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Doom-Like Video Surveillance For Ports In Development 56

oranghutan writes "A research and development group down under is working to develop an advanced video surveillance system for ports around the world that uses video superimposed onto a 3D map. With 16-megapixel high-definition cameras on a distributed (cabled) network and a proprietary system written in a variety of languages (C++, Python, SQL, etc.), the group from NICTA is aiming to allow security teams at the Port of Brisbane — which is 110km long — to monitor shipping movements, cargo and people. By scrolling along a 3D map, the security teams can click on a location and then get a real-time video feed superimposed onto the map. Authorities from around the world with the right permissions can then access the same system. The main difference from regular surveillance systems is the ability to switch views without having to know camera numbers/locations and the one screen view."
Google

Submission + - Google Chrome Extensions are now available (digitizor.com)

kai_hiwatari writes: Google Chrome Extensions is now open for Windows and Linux users, but not yet available for Mac users. An AdBlock extention, however, is not yet available. Does the availability of extentions put Chrome at the risk of becoming bloated like many complain in the case of Firefox?

Comment Re:No IPv6 records :-( (Score 2, Interesting) 540

Google has a special "Cluefulness Test" when it comes to IPv6: http://www.google.com/intl/en/ipv6/. In order to get IPv6 resolution, you need to register the source addresses of your nameservers with them, and claim/prove that you and your provider have "good" IPv6 connectivity to Google. You're also expected to troubleshoot any IPv6 problems that may occur, as opposed to your clueless users bugging Google directly about it.

If you don't meet those criteria, you're still welcome to use ipv6.google.com for searches, of course. But that's not the whole suite of Google tools/products, and the URL is just not as convenient...

Comment Re:Why? (Score 4, Insightful) 540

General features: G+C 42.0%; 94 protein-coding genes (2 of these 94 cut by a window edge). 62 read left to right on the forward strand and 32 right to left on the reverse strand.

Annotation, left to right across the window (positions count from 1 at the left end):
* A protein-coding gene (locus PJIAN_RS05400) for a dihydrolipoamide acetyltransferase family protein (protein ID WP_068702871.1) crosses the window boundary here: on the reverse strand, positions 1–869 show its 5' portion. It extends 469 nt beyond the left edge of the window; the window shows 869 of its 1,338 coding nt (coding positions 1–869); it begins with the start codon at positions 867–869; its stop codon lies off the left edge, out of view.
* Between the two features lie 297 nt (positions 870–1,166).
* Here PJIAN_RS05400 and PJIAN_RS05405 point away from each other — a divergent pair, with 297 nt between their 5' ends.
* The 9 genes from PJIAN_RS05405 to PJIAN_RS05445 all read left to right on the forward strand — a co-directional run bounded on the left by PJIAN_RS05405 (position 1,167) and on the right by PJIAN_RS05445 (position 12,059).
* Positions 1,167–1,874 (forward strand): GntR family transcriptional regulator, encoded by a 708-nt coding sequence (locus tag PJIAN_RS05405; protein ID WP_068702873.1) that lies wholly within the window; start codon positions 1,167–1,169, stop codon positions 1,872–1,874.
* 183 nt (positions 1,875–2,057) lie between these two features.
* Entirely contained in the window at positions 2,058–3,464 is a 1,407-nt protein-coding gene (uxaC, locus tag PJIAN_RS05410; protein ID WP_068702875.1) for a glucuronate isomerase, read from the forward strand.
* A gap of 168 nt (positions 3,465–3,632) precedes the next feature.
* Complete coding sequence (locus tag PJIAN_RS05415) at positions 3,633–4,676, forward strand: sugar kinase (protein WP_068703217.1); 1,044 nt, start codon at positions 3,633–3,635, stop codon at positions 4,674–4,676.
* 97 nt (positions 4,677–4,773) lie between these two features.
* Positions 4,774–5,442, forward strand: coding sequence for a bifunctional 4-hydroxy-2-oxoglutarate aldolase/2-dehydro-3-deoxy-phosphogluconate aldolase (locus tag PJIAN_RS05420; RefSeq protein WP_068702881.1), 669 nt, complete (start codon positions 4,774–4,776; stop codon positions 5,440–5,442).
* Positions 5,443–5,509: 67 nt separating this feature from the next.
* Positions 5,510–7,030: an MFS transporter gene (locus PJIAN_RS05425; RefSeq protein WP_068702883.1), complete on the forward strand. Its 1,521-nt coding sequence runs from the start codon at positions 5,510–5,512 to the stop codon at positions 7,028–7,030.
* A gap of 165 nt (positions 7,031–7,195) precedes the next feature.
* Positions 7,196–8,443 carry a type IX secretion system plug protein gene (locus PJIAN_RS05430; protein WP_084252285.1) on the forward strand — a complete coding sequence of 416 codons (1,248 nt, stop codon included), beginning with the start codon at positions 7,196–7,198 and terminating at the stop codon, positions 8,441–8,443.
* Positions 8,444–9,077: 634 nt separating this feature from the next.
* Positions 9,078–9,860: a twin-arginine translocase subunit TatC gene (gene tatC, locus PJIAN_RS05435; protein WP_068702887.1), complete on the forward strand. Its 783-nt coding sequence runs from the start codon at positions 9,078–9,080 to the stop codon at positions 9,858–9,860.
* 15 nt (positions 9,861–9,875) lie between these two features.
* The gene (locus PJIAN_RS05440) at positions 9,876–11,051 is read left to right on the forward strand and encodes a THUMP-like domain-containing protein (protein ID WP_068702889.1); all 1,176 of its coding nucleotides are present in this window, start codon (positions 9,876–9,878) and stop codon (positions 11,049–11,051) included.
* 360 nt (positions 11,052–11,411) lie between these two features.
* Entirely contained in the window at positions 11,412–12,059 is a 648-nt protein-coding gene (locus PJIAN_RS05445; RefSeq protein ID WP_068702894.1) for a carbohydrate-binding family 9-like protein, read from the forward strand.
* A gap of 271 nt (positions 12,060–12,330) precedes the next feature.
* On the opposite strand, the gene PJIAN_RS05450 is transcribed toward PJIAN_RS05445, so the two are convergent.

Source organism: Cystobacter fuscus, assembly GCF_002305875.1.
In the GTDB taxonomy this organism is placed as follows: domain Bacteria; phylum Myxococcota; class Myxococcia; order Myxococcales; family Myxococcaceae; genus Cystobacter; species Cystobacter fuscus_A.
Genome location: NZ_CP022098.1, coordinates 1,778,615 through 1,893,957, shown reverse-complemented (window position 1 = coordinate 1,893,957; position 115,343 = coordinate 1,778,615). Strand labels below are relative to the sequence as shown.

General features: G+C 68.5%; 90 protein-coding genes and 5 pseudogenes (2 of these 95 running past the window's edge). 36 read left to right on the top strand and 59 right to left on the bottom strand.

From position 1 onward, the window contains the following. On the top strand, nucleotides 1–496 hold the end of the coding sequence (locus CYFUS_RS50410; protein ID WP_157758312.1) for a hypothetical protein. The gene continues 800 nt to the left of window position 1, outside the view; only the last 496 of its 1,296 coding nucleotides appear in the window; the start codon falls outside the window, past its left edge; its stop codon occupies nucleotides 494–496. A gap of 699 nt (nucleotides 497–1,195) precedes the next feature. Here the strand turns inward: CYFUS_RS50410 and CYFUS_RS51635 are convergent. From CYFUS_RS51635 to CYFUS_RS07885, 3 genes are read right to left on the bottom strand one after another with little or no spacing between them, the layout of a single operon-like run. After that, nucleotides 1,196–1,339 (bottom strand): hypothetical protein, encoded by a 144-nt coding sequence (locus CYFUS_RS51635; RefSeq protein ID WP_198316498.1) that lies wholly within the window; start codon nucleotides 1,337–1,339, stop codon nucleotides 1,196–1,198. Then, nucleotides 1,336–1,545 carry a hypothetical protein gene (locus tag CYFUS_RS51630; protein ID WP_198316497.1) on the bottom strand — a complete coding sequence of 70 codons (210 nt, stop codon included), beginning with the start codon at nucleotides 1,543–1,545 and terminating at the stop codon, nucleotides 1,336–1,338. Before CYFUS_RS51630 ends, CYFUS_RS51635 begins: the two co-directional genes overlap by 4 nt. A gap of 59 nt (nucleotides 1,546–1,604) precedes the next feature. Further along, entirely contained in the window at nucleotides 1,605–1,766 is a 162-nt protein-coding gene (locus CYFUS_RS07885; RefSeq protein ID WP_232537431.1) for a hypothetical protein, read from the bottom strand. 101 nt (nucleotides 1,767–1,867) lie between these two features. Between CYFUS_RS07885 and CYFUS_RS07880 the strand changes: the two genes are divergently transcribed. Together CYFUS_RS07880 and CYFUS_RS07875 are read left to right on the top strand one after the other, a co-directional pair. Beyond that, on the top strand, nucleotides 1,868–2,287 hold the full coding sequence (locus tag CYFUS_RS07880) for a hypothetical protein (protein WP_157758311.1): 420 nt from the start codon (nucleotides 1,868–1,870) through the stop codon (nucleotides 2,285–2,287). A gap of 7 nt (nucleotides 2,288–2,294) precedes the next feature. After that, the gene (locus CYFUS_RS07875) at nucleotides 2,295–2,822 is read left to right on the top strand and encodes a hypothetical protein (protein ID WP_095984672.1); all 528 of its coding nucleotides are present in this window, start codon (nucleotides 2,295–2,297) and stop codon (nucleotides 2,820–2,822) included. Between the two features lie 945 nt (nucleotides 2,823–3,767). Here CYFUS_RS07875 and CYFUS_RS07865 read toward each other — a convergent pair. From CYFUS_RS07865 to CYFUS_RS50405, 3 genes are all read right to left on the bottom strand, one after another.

That depends on whether you're running a Linux box at home in a "reliable enough" way to be functioning as a server. And in the example you give, as your primary machine as well. While I realize that many /. users do this, I would certainly say that most people don't.

I actually stopped doing it several years ago. I concluded that I have to maintain enough complex systems at work; I don't see any need to be a sysadmin for a complex system that requires nonstop patching and understanding of 30-year-old system internals at home, too. Plus the desktop environment was frankly primitive compared to modern machines. So I ditched it and started running OS X. (And I should say that I'm an experienced Linux sysadmin and engineer professionally, so this was not the "I don't know how to use it and it appears to have been designed by badgers" issue)

It's definitely true that, if you're already doing all of the work to run your own system at home, adding a DNS server isn't a big deal. But that's really a hobbyist thing to do. If your home system is primarily for the purpose of getting things done, rather than for playing with systems, it's an enormous amount of extra work. Yet having faster DNS lookups is still a win.

Desktops (Apple)

Submission + - Hackers Turn $300 Apple TV into Cheapest Max

Anonymous Coward writes: "Apple TV is dead, long live the Mac Nano. Sort of.

Just two weeks after Apple released its streaming media box to the public, hackers successfully installed OS X, Apple's desktop operating system, on the $300 device, making it the cheapest PC Cupertino has ever sold.

"The breakthrough is done, OS X runs on Apple TV!" wrote "Semthex," the anonymous hacker responsible for the mod, at his website. "Now we got (the) low-budget Mac we ever wanted."

http://www.wired.com/gadgets/mac/news/2007/04/appl etvhacks_0406"

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